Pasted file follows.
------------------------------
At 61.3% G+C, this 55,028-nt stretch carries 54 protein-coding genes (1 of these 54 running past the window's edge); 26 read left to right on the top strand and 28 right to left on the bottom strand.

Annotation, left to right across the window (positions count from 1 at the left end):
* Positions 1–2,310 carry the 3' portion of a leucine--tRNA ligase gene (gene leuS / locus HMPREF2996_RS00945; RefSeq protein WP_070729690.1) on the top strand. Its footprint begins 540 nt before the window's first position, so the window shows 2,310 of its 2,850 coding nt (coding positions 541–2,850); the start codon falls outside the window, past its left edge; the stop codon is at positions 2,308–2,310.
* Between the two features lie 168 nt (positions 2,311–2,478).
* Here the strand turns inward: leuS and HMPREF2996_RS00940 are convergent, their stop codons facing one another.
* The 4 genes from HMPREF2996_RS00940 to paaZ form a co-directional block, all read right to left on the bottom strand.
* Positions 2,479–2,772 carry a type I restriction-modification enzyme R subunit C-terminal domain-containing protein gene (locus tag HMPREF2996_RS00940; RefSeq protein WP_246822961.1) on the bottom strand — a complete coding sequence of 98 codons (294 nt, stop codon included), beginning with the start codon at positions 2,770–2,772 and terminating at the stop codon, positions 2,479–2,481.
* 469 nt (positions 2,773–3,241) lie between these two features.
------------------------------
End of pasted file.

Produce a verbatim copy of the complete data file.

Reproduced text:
At 61.3% G+C, this 55,028-nt stretch carries 54 protein-coding genes (1 of these 54 running past the window's edge); 26 read left to right on the top strand and 28 right to left on the bottom strand.

Annotation, left to right across the window (positions count from 1 at the left end):
* Positions 1–2,310 carry the 3' portion of a leucine--tRNA ligase gene (gene leuS / locus HMPREF2996_RS00945; RefSeq protein WP_070729690.1) on the top strand. Its footprint begins 540 nt before the window's first position, so the window shows 2,310 of its 2,850 coding nt (coding positions 541–2,850); the start codon falls outside the window, past its left edge; the stop codon is at positions 2,308–2,310.
* Between the two features lie 168 nt (positions 2,311–2,478).
* Here the strand turns inward: leuS and HMPREF2996_RS00940 are convergent, their stop codons facing one another.
* The 4 genes from HMPREF2996_RS00940 to paaZ form a co-directional block, all read right to left on the bottom strand.
* Positions 2,479–2,772 carry a type I restriction-modification enzyme R subunit C-terminal domain-containing protein gene (locus tag HMPREF2996_RS00940; RefSeq protein WP_246822961.1) on the bottom strand — a complete coding sequence of 98 codons (294 nt, stop codon included), beginning with the start codon at positions 2,770–2,772 and terminating at the stop codon, positions 2,479–2,481.
* 469 nt (positions 2,773–3,241) lie between these two features.